Film Terminology


Terms in this set (...)

A single picture on a length of film
A film sequence photographed continuously by one camera
A series of shots showing action in one location
A series of scenes
The change from one scene to another
Instantaneous transfer from one shot to the next
Two unrelated scenes cut together creating an effect
One picture fades into another picture
Gradual emergence of a shot out of darkness
Shot gradually disappears into darkness
Transition used when one frame pushes the other off the screen
Camera distance
How close or far away the camera is from the subject
Establishing shot
Shows the subject at a distance- it shows the subject in relation to its general surroundings
Medium shot
Between the close shot and the long shot- shows subject in relation to some immediate surroundings (waist-up)
Shot taken close to a subject to reveal detail
Extreme close-up
Shot taken to show extreme detail
High angle
Camera looks down on the subject
Camera is mounted on the end of a hydraulic arm or pole and can dip toward the subject from any angle
Low angle
Camera looks up on the subject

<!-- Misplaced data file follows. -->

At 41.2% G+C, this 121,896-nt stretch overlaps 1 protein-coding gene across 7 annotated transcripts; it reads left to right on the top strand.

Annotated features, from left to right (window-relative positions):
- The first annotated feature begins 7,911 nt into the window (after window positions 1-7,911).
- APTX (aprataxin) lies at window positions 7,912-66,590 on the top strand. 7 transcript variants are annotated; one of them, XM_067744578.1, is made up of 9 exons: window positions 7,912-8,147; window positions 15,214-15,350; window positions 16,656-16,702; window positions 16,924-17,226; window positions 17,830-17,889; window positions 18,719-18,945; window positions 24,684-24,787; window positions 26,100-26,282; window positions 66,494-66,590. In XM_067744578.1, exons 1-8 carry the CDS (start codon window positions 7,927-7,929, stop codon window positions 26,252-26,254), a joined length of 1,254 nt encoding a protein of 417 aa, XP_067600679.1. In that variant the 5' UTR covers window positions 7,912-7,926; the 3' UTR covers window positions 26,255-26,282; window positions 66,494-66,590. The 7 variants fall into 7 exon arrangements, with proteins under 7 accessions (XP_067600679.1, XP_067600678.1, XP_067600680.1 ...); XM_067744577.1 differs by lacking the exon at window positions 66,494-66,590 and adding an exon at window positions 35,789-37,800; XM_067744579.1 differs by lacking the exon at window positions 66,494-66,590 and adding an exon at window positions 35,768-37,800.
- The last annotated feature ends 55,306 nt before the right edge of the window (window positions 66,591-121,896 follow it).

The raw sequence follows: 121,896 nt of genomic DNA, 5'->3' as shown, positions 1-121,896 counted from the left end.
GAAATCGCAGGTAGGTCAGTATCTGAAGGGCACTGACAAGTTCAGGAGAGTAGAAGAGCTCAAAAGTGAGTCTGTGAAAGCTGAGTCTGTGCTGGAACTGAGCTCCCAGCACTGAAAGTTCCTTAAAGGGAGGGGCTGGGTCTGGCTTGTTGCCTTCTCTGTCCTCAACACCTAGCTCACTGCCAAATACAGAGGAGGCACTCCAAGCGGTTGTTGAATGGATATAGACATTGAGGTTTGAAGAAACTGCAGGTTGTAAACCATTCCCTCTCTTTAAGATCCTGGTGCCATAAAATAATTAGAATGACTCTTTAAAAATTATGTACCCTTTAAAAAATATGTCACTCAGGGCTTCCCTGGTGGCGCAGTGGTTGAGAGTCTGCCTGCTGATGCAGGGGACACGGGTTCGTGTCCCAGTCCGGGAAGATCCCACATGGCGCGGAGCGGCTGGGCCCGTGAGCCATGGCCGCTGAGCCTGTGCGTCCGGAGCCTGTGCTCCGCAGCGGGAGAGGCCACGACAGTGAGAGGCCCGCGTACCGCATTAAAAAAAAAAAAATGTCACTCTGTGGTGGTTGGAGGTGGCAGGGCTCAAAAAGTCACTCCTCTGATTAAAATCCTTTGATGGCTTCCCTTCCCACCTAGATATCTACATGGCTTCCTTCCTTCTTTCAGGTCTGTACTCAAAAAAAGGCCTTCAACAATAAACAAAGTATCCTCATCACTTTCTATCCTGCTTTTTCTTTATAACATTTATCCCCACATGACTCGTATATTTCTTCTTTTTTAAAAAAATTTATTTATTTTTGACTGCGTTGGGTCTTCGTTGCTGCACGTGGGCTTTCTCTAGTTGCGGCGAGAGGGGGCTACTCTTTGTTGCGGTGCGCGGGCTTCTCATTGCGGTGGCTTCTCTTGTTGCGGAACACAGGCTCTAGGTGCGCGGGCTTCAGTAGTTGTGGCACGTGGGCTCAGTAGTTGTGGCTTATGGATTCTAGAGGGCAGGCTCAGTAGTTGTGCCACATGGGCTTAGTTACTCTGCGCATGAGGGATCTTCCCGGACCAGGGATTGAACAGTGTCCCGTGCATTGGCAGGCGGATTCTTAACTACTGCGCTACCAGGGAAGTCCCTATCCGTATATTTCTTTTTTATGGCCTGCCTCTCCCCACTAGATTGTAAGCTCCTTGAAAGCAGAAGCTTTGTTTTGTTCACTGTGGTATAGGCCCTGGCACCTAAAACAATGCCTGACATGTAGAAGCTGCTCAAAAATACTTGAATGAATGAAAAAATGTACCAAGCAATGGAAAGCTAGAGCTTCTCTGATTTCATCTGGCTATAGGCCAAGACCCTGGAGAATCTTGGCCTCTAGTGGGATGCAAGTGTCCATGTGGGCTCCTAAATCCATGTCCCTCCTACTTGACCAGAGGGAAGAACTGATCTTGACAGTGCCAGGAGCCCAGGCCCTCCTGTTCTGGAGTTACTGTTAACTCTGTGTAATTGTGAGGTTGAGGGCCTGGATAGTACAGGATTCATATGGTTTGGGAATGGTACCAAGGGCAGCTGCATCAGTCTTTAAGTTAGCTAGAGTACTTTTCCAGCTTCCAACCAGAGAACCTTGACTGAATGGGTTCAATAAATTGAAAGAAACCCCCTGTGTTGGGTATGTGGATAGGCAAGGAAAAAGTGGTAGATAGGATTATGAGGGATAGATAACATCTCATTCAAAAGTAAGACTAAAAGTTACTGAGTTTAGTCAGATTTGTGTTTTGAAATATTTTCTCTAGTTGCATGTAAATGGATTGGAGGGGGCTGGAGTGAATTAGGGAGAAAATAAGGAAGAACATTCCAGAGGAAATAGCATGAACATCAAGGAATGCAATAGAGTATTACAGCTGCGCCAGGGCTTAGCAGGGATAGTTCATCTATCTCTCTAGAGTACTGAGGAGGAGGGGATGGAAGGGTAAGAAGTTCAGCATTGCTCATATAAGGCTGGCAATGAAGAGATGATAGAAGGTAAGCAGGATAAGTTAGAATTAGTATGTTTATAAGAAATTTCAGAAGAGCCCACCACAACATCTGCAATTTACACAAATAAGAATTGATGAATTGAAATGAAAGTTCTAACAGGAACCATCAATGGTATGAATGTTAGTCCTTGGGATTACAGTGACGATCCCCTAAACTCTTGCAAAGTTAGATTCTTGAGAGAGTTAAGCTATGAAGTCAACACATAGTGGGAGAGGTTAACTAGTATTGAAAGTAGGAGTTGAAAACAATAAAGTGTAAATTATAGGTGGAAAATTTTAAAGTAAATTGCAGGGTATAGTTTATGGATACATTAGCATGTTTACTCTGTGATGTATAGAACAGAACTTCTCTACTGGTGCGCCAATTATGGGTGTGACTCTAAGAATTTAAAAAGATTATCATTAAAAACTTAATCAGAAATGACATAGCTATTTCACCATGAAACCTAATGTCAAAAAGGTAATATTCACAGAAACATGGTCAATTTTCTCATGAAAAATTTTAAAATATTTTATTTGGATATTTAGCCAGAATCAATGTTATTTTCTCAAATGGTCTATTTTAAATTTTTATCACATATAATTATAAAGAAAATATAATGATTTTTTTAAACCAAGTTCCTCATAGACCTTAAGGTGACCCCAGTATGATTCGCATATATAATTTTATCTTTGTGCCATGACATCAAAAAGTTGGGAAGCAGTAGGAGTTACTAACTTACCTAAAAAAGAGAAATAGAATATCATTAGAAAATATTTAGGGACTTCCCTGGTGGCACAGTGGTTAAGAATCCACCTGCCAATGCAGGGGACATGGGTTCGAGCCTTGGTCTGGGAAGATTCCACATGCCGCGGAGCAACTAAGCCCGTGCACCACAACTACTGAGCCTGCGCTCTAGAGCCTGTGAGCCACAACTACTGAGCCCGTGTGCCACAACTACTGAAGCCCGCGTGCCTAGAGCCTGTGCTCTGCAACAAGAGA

Flat-angle shot
Camera is on the same plane as the subject
Pan (panning)
Tripod remains in place, but camera rotates from left to right or right to left
Tripod remains in place but camera pivots up and down
Camera either is moving toward or away from the subject or with the subject- all in all the camera is physically moving
A special cart or any moving device or vehicle
Point of view shot
Audience sees and hears what the character/ subject sees and hears
Rack focus
When one part of frame is blurred while the other is in focus- background to foreground and vice versa
Due to the lens the camera remains in place but seems to move quickly toward or away from the subject
Telephone lens
Narrow angle of view; gives the dimensions a flat perspective
Fish eye lens
Is an ultra wide-angle lens that produces strong visual distortion intended to create a wide panoramic or hemispherical image
Iris shot
Is visible on screen as a circle closing down or opening up on a shot
A lightweight mounting for a movie camera that keeps it steady for filming when handheld or moving
Slow motion
Filming subject at a higher speed then projecting at regular speed
- Audience's attention
- Mood